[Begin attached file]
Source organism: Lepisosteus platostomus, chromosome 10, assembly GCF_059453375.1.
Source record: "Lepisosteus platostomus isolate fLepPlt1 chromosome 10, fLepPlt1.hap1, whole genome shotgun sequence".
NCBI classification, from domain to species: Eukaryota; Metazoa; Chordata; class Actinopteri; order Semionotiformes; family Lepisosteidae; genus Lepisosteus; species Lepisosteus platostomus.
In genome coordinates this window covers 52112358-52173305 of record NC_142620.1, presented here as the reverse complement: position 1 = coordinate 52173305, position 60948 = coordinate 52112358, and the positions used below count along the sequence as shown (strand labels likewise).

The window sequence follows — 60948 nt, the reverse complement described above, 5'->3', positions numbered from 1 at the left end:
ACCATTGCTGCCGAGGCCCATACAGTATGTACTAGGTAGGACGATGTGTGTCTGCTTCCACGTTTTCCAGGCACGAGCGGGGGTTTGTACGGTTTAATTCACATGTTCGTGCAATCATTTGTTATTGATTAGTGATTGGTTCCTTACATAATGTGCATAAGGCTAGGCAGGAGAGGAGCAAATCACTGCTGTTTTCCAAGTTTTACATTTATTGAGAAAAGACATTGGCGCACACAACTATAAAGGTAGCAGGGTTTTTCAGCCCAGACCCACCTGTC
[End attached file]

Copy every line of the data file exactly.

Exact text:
Source organism: Lepisosteus platostomus, chromosome 10, assembly GCF_059453375.1.
Source record: "Lepisosteus platostomus isolate fLepPlt1 chromosome 10, fLepPlt1.hap1, whole genome shotgun sequence".
NCBI classification, from domain to species: Eukaryota; Metazoa; Chordata; class Actinopteri; order Semionotiformes; family Lepisosteidae; genus Lepisosteus; species Lepisosteus platostomus.
In genome coordinates this window covers 52112358-52173305 of record NC_142620.1, presented here as the reverse complement: position 1 = coordinate 52173305, position 60948 = coordinate 52112358, and the positions used below count along the sequence as shown (strand labels likewise).

The window sequence follows — 60948 nt, the reverse complement described above, 5'->3', positions numbered from 1 at the left end:
ACCATTGCTGCCGAGGCCCATACAGTATGTACTAGGTAGGACGATGTGTGTCTGCTTCCACGTTTTCCAGGCACGAGCGGGGGTTTGTACGGTTTAATTCACATGTTCGTGCAATCATTTGTTATTGATTAGTGATTGGTTCCTTACATAATGTGCATAAGGCTAGGCAGGAGAGGAGCAAATCACTGCTGTTTTCCAAGTTTTACATTTATTGAGAAAAGACATTGGCGCACACAACTATAAAGGTAGCAGGGTTTTTCAGCCCAGACCCACCTGTC